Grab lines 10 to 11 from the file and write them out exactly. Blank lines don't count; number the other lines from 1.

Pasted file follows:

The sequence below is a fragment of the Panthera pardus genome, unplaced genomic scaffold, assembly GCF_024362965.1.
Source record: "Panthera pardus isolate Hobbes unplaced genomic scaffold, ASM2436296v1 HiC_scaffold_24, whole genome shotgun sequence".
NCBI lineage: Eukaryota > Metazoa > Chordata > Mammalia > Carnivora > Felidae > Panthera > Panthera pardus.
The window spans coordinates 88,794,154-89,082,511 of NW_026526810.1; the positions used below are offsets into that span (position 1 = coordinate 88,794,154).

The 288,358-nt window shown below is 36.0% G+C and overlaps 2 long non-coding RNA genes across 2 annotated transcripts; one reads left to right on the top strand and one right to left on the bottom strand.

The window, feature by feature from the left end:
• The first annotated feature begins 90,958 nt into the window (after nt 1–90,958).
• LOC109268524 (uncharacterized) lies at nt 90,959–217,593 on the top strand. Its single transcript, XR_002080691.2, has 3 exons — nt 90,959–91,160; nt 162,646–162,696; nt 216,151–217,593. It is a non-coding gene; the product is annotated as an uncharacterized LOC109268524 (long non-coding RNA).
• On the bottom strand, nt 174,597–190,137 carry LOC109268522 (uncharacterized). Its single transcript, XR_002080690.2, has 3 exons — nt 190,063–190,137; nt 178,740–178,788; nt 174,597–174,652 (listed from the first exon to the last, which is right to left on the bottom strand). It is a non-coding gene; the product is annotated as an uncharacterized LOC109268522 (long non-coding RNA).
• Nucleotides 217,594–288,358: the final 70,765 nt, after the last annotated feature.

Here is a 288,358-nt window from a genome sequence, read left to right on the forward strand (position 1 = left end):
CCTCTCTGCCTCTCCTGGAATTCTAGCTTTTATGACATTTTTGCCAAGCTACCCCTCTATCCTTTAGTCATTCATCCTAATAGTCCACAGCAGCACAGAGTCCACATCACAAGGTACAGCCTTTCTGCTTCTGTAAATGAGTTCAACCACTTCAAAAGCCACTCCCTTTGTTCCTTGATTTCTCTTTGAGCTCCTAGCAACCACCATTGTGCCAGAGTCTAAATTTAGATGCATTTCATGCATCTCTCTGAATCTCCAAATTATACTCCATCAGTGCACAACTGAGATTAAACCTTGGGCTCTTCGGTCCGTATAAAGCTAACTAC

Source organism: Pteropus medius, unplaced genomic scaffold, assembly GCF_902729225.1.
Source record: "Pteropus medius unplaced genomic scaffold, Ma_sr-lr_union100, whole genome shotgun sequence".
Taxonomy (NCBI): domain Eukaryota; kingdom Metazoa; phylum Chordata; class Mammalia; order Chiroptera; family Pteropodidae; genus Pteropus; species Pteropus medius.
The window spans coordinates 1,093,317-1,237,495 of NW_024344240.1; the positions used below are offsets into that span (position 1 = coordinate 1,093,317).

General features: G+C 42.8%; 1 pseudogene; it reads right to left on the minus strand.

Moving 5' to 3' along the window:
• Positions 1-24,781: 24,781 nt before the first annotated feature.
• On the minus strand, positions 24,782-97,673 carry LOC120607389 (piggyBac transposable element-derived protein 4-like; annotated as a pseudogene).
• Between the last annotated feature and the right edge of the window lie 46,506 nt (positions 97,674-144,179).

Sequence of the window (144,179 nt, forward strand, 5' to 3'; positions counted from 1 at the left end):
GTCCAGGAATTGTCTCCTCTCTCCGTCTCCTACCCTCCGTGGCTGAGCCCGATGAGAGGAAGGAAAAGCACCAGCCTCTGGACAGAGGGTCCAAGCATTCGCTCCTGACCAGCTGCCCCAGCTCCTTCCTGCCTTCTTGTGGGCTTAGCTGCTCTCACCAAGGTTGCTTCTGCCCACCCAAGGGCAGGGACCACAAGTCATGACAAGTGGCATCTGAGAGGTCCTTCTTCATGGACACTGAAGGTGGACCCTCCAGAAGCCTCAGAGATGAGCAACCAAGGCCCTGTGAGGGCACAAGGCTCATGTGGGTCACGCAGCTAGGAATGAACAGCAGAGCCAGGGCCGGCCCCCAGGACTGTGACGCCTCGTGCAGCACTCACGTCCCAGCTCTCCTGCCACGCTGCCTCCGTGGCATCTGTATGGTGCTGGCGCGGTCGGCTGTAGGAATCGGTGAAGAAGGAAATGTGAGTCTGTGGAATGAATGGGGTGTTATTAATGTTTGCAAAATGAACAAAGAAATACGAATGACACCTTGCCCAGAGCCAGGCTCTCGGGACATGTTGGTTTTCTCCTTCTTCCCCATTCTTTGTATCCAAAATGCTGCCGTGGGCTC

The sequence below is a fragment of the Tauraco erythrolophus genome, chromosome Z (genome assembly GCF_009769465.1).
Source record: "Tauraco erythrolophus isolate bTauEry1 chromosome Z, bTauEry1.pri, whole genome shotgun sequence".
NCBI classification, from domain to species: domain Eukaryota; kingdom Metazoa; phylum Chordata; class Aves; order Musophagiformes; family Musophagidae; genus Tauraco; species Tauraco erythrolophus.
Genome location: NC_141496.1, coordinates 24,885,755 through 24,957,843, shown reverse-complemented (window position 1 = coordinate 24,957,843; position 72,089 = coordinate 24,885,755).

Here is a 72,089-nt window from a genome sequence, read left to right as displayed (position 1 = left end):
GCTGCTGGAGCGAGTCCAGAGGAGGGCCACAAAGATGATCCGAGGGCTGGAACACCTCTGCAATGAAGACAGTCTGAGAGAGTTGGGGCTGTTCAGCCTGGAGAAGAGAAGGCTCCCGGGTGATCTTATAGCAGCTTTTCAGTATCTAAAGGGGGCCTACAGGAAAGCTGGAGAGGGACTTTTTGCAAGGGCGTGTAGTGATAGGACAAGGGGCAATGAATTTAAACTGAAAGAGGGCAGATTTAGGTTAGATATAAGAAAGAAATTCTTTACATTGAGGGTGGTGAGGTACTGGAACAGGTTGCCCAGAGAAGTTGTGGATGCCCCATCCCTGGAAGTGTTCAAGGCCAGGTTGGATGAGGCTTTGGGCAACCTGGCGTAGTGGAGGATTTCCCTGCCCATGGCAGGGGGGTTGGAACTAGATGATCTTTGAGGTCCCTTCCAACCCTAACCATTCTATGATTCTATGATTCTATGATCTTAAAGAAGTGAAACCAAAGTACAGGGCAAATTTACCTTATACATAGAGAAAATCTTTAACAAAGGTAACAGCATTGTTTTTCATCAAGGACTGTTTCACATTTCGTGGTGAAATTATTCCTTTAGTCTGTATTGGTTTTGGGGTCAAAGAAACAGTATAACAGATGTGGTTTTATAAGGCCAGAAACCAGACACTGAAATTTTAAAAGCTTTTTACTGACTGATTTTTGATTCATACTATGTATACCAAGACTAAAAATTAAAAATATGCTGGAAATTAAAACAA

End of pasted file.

• Nucleotides 217,594–288,358: the final 70,765 nt, after the last annotated feature.

Here is a 288,358-nt window from a genome sequence, read left to right on the forward strand (position 1 = left end):